On the Politics Show, Sunday 03 February 2008, Jon Sopel interviewed Ralph Reed, Former Head, Christian Coalition.
JON SOPEL: Ralph Reed, there was a very close aide of Tony Blair who said, We don't do God. It's rather different in the US, where I suspect there is a Christian vote and a powerful one at that.
RALPH REED: There is indeed. I think you could make the case that demographically and culturally, the United States is arguably the most religious nation in the world, with the possible exception of Israel and it definitely impacts our politics, always has. If you look at the last presidential election for example in 2004, the exit polls indicated that about one out of every four voters who went to the polls, said that religion and values and faith had the greatest impact on their voting decision and among those voters they voted 82% for George W Bush and only 16% for John Kerry.
It is arguably the largest single constituency in the electorate, larger than African Americans, larger than Hispanics, larger than the gay vote, larger than the feminist vote and either party ignores that vote to their peril, as we saw with John Kerry.
JON SOPEL: So what do you want your Christian colleagues to be thinking when they go to the polls for super Tuesday.
RALPH REED: You know, I want them to do what they've always done and that is to vote their values. I think that someone's belief system whether or not they believe in protecting innocent human life, honouring the institution of marriage, helping the poor, whatever their religious value or faith based value may be, vote the values and look for the candidates who line up closest to those values, regardless of what political party it may be.
JON SOPEL: The person that seems to have the wind in his sails at the moment in the Republican side is John McCain and he said that - he once described some Christian Republicans as agents of intolerance. Well, it's going to be hard for him to 82% of voters isn't it, if that's how he views them.
RALPH REED: Well again, it's hard to predict the outcome of an election that takes place in November and January. There's a lot of terrain to be covered. I mean you could just as easily say that if Hillary Clinton defeats Barack Obama, how in the world is she ever going to win the black vote. But the reality is that if Hillary Clinton does become the nominee and defeats Obama, they'll figure out a way to get their core voters on board and I think John McCain, if he's smart, and I believe he is, will make some efforts to do that.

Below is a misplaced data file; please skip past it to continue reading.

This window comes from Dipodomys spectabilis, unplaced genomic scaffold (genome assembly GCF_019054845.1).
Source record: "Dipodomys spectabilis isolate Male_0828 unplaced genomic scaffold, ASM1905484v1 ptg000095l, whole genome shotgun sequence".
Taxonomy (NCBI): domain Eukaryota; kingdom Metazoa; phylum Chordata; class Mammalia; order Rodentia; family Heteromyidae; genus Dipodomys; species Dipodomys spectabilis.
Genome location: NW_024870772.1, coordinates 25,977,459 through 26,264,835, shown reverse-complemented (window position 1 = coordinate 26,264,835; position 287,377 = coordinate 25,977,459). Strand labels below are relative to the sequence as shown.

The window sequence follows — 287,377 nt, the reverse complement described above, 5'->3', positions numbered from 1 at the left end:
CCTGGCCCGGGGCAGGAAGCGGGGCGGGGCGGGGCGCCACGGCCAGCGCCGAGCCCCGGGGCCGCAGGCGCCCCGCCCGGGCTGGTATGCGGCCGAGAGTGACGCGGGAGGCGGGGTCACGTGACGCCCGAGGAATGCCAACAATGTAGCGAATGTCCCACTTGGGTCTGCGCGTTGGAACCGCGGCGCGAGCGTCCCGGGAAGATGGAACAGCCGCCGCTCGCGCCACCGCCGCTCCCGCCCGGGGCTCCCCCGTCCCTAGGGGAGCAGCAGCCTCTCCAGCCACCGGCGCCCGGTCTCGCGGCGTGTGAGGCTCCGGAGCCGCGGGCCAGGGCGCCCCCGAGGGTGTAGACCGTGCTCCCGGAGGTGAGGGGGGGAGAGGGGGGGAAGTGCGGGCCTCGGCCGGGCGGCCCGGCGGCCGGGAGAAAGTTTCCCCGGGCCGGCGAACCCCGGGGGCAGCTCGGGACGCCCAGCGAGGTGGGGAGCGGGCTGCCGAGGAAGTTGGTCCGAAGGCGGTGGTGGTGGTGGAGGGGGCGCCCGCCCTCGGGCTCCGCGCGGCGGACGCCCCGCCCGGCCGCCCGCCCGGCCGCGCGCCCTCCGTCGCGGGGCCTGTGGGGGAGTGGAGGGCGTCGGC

He could chose a running mate that those folks view as an advocate of their view point. He could do that. There are things that he can say when he accepts the nomination that will say to those folks, hey, he understands we're important, he shares our values. There's one final thing you have to remember. No matter who the Republicans nominate, they're going to be running against either Barack Obama or Hillary Clinton and that is a very unifying force, I can assure you.
JON SOPEL: What do you mean a unifying force.
RALPH REED: Well, in politics, there is the positive influence of who you're for and then there's the negative influence of who you're against. And the intensity in the conservative faith community for ensuring that Hillary Clinton doesn't become President of the United States, is a highly motivating influence.
It's not enough by itself but I'm suggesting to you that if the Republicans can put together a unity ticket, that brings all elements of the Party together, and if John McCain will - if he will build a bridge to the conservative grass roots of the party, that combined with their antipathy for Clinton, I think makes victory more than possible.
JON SOPEL: Okay and is there antipathy then as well, towards there being a black African American standing.
RALPH REED: I don't think there's antipathy at all for anyone, based on gender or ethnicity or race or socio-economic background. I think there is definitely disagreement. I think it's a civil and an honest but a strong disagreement with the kinds of things that Obama is advocating. He's calling for an immediate withdrawal from Iraq, which would clearly, I mean not even Gordon Brown is calling for that.
Even the Labour Party in Britain is saying, we're going to make sure that Iraq is stable, even as they opposed the policy. So this is a position that is irresponsible. It will lead to instability in Iraq, it will, without question, cause Iraq to be a safe haven for terrorists. If you look at some of the other things that Barrack Obama advocates, such as government run health care and higher taxes, these are things where there's a strong disagreement. Look, I think he's a very attractive and talented political figure but I'm not going to vote for somebody with whom I disagree that strongly on the issue.
JON SOPEL: Ralph Reed. Thank you very much indeed.
END OF INTERVIEW WITH RALPH REED
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The Politics Show Sunday 03 February 2008 at 12:00 GMT on BBC One.
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